Domestic Violence

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What Is Domestic Violence?

Domestic violence is when an intimate partner or former or current spouse intends to scare, control, or cause harm to their partner. Most people associate this violence with physical abuse, but it can be psychological as well. The perpetrator will use things to gain emotional leverage such as children, pets, and other family members. With this in mind, domestic violence affects people differently. In court cases of domestic violence, the defendant is usually charged with a misdemeanor or felony

Different Types of Domestic Violence

  • Sexual Abuse: Using physical or verbal behavior to sexually assault, exploit, or force themself upon another person. 
  • Emotional Abuse: When a person uses degradation, intimidation, brainwashing, manipulation, and other behaviors to exploit someone’s character, vulnerability, and insecurity. 
  • Verbal Abuse: Using verbal language to embarrass, degrade, and threaten the victim. For example, a person may threaten to hurt another that they’re in a relationship with. 
  • Physical Abuse: This abuse occurs when someone uses physically aggressive behavior, threatens to use physical harm, withholds physical needs, or indirectly causes physical harm.  
  • Control: When someone uses abusive behavior to control their victim. An example of this is someone monitoring their partner’s phone calls. 
  • Isolation: Using certain behaviors to make another feel isolated from the world. This includes not letting someone see friends and family, controlling how another thinks and feels, and forcing someone to participate in activities they do not want to do. 
  • Economic Abuse: Using financial resources and income to manipulate another. For example, a person not allowing their partner access to their money without their consent.  

Signs Someone Is The Victim Of An Abusive Relationship

  • Physical Signs:
    • Bruises on the arms and neck. 
    • Black eye.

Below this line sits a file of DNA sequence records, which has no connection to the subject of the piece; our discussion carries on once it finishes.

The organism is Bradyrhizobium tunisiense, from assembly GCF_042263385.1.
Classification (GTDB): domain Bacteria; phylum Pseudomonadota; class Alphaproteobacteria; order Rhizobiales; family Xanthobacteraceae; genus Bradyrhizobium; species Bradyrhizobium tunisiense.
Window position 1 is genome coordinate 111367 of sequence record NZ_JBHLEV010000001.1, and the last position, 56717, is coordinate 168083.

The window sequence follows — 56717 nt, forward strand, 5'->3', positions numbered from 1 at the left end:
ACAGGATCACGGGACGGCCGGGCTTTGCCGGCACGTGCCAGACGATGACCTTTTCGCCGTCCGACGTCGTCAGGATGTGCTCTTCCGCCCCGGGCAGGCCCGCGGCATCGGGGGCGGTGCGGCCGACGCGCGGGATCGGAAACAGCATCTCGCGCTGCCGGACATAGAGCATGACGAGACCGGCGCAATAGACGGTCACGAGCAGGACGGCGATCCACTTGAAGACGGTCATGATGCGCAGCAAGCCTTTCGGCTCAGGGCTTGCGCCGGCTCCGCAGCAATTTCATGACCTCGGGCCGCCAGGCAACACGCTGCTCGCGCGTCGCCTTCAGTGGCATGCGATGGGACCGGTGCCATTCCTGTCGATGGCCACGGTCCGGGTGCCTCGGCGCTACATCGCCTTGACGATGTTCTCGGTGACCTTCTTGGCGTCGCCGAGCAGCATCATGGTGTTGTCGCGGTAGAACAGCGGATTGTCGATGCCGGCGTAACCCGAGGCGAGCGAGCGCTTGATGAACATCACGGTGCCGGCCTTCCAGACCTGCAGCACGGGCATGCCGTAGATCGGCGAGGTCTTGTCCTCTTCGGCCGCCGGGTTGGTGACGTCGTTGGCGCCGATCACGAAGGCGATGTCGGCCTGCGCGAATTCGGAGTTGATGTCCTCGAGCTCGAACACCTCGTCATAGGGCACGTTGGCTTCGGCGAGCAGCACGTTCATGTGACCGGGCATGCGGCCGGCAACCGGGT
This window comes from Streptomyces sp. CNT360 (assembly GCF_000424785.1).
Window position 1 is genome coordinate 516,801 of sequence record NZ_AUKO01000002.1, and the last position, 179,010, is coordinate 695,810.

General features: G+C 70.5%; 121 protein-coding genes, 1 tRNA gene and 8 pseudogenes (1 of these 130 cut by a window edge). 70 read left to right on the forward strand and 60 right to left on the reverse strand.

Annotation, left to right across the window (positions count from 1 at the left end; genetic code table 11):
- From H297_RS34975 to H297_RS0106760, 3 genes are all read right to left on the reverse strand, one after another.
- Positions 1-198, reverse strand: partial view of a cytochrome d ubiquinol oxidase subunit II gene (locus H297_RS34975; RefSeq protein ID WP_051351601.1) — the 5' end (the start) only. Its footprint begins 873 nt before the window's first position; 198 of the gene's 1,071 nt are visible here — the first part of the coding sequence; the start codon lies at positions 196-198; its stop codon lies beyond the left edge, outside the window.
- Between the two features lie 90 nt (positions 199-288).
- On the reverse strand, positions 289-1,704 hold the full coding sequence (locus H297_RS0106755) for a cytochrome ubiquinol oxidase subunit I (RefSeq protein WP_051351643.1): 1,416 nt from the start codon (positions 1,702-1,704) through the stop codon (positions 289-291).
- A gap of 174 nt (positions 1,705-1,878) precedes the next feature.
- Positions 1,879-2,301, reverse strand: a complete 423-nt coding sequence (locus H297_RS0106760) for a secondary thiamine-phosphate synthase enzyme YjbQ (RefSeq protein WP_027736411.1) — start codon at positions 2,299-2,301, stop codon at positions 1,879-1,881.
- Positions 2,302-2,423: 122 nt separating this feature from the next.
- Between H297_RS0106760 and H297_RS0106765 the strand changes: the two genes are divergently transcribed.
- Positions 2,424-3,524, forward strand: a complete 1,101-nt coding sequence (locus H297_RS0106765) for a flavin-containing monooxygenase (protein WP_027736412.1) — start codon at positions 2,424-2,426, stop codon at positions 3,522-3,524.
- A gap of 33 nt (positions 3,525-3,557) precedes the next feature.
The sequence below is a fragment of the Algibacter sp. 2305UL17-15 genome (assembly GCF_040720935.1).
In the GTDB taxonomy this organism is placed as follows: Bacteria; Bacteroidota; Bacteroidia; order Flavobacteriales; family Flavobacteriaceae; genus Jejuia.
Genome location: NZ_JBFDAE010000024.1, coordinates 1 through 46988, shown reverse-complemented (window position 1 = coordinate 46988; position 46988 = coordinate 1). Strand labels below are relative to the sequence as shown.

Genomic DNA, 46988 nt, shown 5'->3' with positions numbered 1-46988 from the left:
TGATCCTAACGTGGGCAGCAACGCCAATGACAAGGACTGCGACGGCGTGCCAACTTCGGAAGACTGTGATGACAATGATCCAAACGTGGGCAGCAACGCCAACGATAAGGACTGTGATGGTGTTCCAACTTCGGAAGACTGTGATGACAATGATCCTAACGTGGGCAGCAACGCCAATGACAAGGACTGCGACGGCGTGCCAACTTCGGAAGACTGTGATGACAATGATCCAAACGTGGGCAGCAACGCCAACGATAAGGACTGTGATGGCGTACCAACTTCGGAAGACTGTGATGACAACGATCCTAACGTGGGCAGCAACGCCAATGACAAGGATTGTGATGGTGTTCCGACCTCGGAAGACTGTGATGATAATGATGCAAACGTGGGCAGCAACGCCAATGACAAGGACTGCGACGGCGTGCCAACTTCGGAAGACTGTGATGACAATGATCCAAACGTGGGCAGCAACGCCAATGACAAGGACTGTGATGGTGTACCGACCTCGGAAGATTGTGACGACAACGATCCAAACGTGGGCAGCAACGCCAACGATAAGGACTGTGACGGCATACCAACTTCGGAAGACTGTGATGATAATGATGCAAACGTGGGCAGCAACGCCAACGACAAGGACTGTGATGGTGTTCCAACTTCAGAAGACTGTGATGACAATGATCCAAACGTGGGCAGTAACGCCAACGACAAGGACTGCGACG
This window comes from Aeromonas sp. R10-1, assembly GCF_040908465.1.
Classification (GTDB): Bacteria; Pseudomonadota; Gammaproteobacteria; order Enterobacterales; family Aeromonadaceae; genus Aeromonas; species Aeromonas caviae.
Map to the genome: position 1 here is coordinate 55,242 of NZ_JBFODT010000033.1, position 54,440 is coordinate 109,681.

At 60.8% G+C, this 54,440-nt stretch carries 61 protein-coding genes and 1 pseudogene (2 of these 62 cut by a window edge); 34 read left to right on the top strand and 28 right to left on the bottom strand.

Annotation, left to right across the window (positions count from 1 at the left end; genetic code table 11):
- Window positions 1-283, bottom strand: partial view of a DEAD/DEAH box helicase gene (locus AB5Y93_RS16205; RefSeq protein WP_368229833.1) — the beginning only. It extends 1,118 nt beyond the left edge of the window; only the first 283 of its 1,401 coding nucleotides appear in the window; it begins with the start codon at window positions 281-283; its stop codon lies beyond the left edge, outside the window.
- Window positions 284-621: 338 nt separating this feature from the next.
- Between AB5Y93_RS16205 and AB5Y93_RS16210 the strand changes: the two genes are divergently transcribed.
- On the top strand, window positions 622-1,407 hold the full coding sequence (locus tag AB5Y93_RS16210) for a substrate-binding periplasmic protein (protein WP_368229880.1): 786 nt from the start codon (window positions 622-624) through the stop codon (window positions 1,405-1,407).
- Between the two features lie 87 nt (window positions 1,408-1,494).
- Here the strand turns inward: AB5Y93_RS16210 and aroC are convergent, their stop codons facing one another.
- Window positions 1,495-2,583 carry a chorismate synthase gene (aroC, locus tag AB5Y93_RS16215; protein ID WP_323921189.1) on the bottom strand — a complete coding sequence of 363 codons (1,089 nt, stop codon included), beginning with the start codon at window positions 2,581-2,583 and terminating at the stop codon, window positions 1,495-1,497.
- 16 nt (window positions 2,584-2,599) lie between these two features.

• Busted lip.
    • Sprained or broken body parts.
  • Emotional Signs: 
    • They are meek, shy, and apologetic.
    • Have low self-esteem.
    • Little to no interest in family, friends, and activities they enjoy.
    • Drug and alcohol addiction.
    • They let their partner make decisions for them. 

How To Prevent Domestic Violence

  • Be Aware Of The Signs

The first way to prevent domestic violence is by recognizing the signs. Not just the signs that someone is a victim, but the signs someone is an abuser

  • Don’t Ignore Abusive Behavior If You Witness It

Don’t shut your eyes to abusive behavior happening around you just because you’re scared. As a member of your community, it’s your job to help those being abused and report it to the proper authorities. 

  • Help People You Know With Abusive Partners

If someone you know is in an abusive relationship, help them out. Try to talk to them about what’s going on, and provide them with assistance if they are trying to get out of their relationship. 

  • Write Down Abuse Incidents

If you witness someone you know abusing another or being abused, write down what you witness. Names, date, time, location, and what happened. Down the road, if the abuser gets accused of a crime, this evidence could be used to incriminate them or provide motive. 

  • Create A Safety Plan

If a friend or family member is looking to leave an abusive relationship, help them create a safety plan. Where will they go after they leave? What will they bring when they leave? For reference, use this safety plan

How To Report Domestic Violence

  • Talk To Your Local Authorities

If you are the victim of domestic violence or witness such actions, you should report it to your local police. For victims, even though the situation is very emotional, try to be straightforward with authorities. What happened specifically to make you come forward? 

  • Visit Your Local Crisis Center

If you don’t have anyone in your life to help you navigate your abusive relationship, visiting your local domestic violence crisis center. There are centers all over the United States there to help victims navigate the troubles they’re facing, find shelter, and help ensure positivity in their life. By using this site, you can search for centers and shelters near you. 

  • Call The National Domestic Violence Hotline

To seek assistance over the phone, call the National Domestic Violence Hotline at 1(800)-799-7233. They can help you through abusive emotional and safety problems you are facing. They also can assist with legal action and finding a safe place for you and your pets. 

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*This article is for informational purposes only, and does not constitute legal advice.